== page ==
My dad con­tin­ued to op­er­ate the farm, and, as part of my reg­u­lar chores, I milked three cows by hand ev­ery evening. My mother worked at the Im­pe­rial Tobacco fac­tory in the win­ter months. I can still smell those uni­forms!

I made my first money as a picker in the straw­berry patch, and bought a tran­sis­tor ra­dio. In Grades 7 and 8, I at­tended the Chris­tian School in Aylmer, which in those days was called the Dutch school.

My dad tried to grow var­i­ous crops, but there was hail, floods, frost and other tri­als to over­come. Fi­nally, he bought a thresh­ing ma­chine to har­vest soy­beans at Christ­mas­time. After a sec­ond failed at­tempt at that, he landed a main­te­nance job at the Aylmer air­port, and held an auc­tion to sell off farm ma­chin­ery and equip­ment, which got us out of debt. We then moved into the small house on the prop­erty and rented out the farm to friends, who moved into the large house. Later, the

farm was sold and we moved to Aylmer, where we bought a house and my dad kept a large gar­den.

English was still dif­fi­cult for me, so the English teacher helped me after school. My sis­ter and I cleaned her house and had lunch with her and her hus­band, who was a judge in St. Thomas. Dur­ing that time, my par­ents be­came Cana­dian cit­i­zens and I went for my driver’s li­cence the day after I turned 16. I worked as a tobacco har­vester, which was hard work and the dirt­i­est job ever, but I made good money. I bought a sewing ma­chine and be­gan to make my own clothes.

After high school, I went to Lon­don Teacher’s Col­lege. From there, I went to Bar­rie and taught Grade 3 and 4 for three years at Timothy Chris­tian School. By this time, Hilda had com­pleted her nurse’s train­ing in St. Thomas. I wanted to go out west to Bri­tish Columbia with her, but she had other plans, so I went to teach in Wood­stock, Ont. I picked up a Grade 13 English class there, took cour­ses at Western in Lon­don, Ont., and later went to Calvin Col­lege in Grand Rapids, Mich., to ob­tain my bach­e­lor’s de­gree.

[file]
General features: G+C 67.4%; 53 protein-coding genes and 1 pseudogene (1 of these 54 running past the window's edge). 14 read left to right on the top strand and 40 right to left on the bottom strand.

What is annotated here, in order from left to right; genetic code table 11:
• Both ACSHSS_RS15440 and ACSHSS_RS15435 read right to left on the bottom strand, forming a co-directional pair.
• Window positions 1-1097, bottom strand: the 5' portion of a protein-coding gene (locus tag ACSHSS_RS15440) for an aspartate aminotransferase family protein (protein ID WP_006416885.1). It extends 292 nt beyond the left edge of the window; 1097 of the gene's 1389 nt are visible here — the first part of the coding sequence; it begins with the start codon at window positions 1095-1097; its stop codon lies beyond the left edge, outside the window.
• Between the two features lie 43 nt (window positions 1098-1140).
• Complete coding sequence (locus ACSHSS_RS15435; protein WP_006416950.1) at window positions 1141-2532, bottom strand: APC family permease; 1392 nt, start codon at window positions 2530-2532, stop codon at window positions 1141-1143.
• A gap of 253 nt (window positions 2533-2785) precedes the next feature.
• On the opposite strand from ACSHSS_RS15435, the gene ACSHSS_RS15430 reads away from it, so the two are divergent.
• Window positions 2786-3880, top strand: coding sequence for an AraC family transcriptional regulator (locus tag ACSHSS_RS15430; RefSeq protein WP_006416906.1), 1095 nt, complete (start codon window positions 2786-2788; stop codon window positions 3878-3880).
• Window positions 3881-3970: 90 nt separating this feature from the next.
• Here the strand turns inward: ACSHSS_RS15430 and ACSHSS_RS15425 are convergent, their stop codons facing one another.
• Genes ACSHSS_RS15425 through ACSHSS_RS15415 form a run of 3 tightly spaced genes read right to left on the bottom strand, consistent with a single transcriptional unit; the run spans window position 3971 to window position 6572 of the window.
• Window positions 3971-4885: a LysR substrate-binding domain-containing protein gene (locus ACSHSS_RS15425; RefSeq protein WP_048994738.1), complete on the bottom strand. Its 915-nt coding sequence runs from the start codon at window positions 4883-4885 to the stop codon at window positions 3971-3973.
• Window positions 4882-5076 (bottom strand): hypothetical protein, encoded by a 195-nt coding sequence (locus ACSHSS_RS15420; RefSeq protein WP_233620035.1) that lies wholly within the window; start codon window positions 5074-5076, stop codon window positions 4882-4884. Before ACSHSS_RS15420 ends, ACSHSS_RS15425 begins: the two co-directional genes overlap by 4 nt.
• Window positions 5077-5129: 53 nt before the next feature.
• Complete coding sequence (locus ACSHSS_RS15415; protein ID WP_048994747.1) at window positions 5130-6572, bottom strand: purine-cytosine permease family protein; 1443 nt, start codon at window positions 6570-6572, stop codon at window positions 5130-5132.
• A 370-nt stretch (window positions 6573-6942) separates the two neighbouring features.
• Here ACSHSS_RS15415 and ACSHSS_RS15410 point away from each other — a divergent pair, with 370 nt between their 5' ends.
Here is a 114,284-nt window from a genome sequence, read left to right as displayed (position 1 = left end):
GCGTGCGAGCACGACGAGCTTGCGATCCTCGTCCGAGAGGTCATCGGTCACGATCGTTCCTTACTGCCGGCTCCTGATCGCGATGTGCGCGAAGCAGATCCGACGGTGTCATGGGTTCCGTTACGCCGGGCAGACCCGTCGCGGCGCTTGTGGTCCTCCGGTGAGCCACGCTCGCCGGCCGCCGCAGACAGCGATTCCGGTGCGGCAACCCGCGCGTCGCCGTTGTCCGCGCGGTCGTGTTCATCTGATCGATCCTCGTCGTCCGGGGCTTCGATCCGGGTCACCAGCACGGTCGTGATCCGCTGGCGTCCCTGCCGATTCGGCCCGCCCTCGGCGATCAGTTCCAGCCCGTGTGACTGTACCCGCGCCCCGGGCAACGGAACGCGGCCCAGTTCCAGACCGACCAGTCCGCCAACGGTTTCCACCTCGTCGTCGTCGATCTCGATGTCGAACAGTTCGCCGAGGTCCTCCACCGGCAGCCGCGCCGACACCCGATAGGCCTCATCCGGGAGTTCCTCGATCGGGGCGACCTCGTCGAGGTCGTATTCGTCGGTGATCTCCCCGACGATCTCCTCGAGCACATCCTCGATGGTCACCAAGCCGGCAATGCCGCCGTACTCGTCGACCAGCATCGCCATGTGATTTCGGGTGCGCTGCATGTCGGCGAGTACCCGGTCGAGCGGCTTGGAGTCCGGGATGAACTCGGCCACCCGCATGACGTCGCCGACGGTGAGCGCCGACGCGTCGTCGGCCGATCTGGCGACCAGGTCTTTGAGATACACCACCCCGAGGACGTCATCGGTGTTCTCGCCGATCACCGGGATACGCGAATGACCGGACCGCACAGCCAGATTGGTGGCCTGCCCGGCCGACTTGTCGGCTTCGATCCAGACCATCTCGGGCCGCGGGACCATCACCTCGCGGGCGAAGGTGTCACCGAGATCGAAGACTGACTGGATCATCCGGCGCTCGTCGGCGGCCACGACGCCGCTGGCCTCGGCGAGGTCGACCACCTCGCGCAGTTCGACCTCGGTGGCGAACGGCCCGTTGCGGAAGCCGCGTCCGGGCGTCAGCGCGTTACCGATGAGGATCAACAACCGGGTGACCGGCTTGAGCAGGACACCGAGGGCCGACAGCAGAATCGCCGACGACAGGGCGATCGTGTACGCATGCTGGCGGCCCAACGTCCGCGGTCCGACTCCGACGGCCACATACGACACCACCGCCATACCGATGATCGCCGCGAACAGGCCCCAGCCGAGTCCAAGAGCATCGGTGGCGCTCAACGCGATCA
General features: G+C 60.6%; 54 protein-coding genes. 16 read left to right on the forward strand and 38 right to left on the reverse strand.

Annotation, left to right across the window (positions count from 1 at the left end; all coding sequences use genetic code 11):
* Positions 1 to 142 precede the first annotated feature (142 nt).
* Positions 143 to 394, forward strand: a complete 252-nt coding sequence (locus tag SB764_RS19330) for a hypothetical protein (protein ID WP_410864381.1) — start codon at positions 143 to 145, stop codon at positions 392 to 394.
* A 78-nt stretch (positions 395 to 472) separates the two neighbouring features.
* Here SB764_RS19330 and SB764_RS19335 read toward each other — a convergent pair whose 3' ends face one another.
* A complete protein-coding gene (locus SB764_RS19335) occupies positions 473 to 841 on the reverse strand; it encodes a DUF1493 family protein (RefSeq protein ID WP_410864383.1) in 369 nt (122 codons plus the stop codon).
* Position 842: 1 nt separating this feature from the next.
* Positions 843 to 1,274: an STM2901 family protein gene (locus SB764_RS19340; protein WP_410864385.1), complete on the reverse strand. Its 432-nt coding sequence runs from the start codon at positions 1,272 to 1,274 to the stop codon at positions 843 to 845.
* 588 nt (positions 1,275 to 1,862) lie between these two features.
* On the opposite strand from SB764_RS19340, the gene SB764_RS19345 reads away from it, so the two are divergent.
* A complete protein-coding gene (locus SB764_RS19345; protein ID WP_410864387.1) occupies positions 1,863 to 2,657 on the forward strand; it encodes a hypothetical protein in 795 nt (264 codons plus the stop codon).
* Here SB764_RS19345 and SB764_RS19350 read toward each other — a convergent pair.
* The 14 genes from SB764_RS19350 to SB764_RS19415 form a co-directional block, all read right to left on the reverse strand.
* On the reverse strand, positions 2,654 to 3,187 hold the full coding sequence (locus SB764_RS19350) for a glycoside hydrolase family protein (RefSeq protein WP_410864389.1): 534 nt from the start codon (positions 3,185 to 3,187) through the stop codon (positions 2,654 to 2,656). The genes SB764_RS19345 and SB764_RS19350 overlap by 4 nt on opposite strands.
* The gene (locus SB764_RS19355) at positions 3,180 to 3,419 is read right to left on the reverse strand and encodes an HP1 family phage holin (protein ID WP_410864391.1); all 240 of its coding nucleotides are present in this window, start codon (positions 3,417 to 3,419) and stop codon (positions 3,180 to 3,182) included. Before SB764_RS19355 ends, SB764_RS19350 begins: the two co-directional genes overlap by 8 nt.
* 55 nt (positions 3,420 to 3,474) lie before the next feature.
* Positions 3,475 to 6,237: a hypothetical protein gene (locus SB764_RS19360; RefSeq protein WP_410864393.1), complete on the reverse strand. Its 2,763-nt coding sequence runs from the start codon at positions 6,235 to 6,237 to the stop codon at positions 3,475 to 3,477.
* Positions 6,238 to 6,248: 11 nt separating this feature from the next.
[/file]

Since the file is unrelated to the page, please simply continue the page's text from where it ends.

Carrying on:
Then, I heard of an open­ing at John Knox Chris­tian School, back in Bramp­ton. It was like com­ing home, be­cause my aunt, un­cle and cousins still lived there. That’s where I met my hus­band, Hugh Van Schepen, who had also come with his fam­ily from Hol­land on the same boat we had taken in Septem­ber 1947. They came over with nine chil­dren, the el­dest be­ing 14, and were spon­sored by a farmer in Owen Sound. Most of Hugh’s fam­ily still lives there. I con­tin­ued to teach while Hugh worked as a Record of Per­for­mance (ROP) tester, vis­it­ing farm­ers and keep­ing records on their cows. We bought a house near the school. I en­joyed my years at the John Knox school.

We also trav­elled over the years. Go­ing from the East Coast to the West Coast of Canada was truly spe­cial. We also made a trip back to Hol­land and vis­ited all the aunts and un­cles there, as well as the churches and ceme­ter­ies, to re­con­nect with our roots.

Re­tired for 15 years now, I was di­ag­nosed with breast cancer be­fore get­ting my first pen­sion cheque, but I have been do­ing well since. Hugh had a heart at­tack and a stroke some time ago, but with med­i­ca­tion is now do­ing well—well enough to suc­cess­fully un­dergo a hip re­place­ment last year.

I’ve kept ac­tive and in­volved in the com­mu­nity, tak­ing up needle­point and join­ing the Bramp­ton West Women’s Institute while it was still ac­tive. I also vis­ited Ar­lene Laid­law on her 90th birth­day on be­half of my par­ents. Now I vol­un­teer at Hol­land Chris­tian Home, where my mother passed away, which has two nurs­ing units and about 800 res­i­dents. Both Hugh and I en­joy our se­nior years, even though they are not al­ways “golden.” Canada has brought us some hard times, but they've only made us ap­pre­ci­ate the good times even more. God has been good! ■

Tena (back row, right) with her sis­ter Hilda and her mom and dad, Dirkje and Andy in 1957.

Above: Hugh and Tena came to Canada from Hol­land on the same boat, but only met each other as adults.

Above: Tena and Hugh on their wed­ding day. Right: The happy cou­ple with their trailer, which was “home away from home”on many hol­i­days.